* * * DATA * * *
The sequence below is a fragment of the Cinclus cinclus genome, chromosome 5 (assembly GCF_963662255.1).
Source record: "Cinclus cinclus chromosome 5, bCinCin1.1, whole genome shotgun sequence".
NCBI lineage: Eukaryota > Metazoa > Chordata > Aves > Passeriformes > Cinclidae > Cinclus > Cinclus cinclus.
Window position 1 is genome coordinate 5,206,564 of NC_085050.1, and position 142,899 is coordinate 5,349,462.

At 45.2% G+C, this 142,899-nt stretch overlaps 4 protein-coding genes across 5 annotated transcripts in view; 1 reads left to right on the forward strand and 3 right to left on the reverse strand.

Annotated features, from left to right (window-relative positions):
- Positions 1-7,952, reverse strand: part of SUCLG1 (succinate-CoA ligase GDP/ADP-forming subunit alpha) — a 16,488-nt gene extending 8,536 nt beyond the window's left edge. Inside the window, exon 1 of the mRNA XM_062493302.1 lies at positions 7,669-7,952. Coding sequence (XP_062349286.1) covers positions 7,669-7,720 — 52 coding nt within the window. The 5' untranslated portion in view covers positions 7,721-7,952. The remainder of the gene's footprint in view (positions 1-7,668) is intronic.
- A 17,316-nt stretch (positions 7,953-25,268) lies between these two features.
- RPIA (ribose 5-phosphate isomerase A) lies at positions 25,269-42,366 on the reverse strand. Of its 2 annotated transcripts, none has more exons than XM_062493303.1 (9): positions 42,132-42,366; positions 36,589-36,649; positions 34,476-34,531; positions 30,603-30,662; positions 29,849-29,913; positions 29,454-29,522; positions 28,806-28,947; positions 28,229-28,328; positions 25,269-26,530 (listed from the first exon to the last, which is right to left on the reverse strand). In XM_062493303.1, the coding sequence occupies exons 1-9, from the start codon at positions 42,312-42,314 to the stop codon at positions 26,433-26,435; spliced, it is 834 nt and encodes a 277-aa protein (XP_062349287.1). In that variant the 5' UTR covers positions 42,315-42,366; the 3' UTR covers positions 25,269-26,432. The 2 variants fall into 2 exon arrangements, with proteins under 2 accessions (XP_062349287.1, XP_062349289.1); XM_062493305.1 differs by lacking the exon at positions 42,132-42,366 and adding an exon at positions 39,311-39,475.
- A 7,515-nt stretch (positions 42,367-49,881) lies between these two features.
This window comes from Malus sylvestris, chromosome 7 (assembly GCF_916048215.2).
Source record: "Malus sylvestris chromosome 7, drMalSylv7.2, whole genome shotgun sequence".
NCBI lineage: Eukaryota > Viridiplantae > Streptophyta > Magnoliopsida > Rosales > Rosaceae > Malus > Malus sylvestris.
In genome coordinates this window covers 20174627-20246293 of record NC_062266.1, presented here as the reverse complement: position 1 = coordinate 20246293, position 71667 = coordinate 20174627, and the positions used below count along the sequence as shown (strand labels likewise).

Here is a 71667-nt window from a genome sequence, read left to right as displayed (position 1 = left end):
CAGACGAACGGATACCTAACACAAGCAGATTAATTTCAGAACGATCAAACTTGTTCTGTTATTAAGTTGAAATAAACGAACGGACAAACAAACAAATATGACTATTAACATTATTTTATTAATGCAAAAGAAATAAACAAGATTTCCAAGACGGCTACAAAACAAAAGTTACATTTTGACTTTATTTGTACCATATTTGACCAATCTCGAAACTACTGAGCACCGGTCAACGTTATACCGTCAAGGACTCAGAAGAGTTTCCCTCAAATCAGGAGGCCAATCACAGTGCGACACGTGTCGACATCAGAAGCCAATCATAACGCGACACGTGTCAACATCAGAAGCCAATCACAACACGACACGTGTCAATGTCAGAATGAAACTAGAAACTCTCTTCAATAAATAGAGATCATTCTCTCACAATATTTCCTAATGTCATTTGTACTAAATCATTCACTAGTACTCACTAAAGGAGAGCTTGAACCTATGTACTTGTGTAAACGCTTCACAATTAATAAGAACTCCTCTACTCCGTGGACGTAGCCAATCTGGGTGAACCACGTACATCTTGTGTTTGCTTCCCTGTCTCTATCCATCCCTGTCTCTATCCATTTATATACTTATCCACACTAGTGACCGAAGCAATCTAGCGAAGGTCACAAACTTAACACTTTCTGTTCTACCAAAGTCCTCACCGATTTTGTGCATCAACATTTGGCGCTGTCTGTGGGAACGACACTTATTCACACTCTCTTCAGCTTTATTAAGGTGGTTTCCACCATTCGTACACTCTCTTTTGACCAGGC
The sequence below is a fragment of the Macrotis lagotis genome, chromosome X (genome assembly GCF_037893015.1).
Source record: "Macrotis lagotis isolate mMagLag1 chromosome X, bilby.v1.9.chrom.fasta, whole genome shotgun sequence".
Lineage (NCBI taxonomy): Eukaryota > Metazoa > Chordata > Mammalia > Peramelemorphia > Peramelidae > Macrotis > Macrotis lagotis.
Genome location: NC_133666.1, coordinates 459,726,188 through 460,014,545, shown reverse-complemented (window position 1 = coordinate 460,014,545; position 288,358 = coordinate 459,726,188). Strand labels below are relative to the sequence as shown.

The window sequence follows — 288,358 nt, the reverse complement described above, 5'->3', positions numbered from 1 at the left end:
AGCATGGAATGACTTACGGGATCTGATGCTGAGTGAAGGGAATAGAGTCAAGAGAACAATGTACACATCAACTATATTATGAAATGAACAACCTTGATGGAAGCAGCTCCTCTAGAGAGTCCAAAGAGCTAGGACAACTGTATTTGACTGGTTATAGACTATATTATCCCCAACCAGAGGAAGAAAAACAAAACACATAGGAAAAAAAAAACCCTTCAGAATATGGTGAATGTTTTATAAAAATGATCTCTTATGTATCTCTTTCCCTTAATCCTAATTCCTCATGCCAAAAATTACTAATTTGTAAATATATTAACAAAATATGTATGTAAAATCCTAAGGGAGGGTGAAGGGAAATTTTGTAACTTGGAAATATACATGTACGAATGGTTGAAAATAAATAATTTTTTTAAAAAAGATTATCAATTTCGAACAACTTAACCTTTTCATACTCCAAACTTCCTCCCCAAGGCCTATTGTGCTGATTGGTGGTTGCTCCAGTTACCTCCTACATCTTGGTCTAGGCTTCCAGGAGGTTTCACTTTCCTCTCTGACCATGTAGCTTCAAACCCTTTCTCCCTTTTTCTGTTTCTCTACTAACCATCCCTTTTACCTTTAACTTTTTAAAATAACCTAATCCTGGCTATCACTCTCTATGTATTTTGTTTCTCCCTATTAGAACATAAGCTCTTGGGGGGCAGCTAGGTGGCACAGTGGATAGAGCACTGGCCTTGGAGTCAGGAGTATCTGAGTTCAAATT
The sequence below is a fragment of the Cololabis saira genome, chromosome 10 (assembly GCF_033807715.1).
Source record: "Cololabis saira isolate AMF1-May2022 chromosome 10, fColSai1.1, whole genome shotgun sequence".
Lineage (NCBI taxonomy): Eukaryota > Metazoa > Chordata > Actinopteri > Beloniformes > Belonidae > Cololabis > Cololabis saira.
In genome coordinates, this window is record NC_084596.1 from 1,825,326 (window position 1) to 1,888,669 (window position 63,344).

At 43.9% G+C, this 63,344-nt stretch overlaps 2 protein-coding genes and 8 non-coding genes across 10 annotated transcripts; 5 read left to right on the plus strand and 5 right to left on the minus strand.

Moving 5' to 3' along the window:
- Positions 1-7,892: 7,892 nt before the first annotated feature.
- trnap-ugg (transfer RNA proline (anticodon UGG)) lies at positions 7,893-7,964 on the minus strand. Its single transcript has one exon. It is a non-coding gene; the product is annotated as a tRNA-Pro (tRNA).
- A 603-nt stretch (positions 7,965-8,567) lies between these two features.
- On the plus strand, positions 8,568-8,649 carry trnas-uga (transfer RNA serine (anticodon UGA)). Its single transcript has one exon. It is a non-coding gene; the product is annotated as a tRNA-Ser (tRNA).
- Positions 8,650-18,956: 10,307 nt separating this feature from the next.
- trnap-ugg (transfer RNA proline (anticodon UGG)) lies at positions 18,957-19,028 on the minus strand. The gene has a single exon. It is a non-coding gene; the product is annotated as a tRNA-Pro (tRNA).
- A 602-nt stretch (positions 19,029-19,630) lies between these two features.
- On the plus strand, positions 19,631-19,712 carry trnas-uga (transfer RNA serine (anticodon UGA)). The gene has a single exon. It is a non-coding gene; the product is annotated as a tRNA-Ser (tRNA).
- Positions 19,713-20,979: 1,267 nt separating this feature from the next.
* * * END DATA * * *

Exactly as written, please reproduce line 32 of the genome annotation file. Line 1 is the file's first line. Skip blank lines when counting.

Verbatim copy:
- On the plus strand, positions 8,568-8,649 carry trnas-uga (transfer RNA serine (anticodon UGA)). Its single transcript has one exon. It is a non-coding gene; the product is annotated as a tRNA-Ser (tRNA).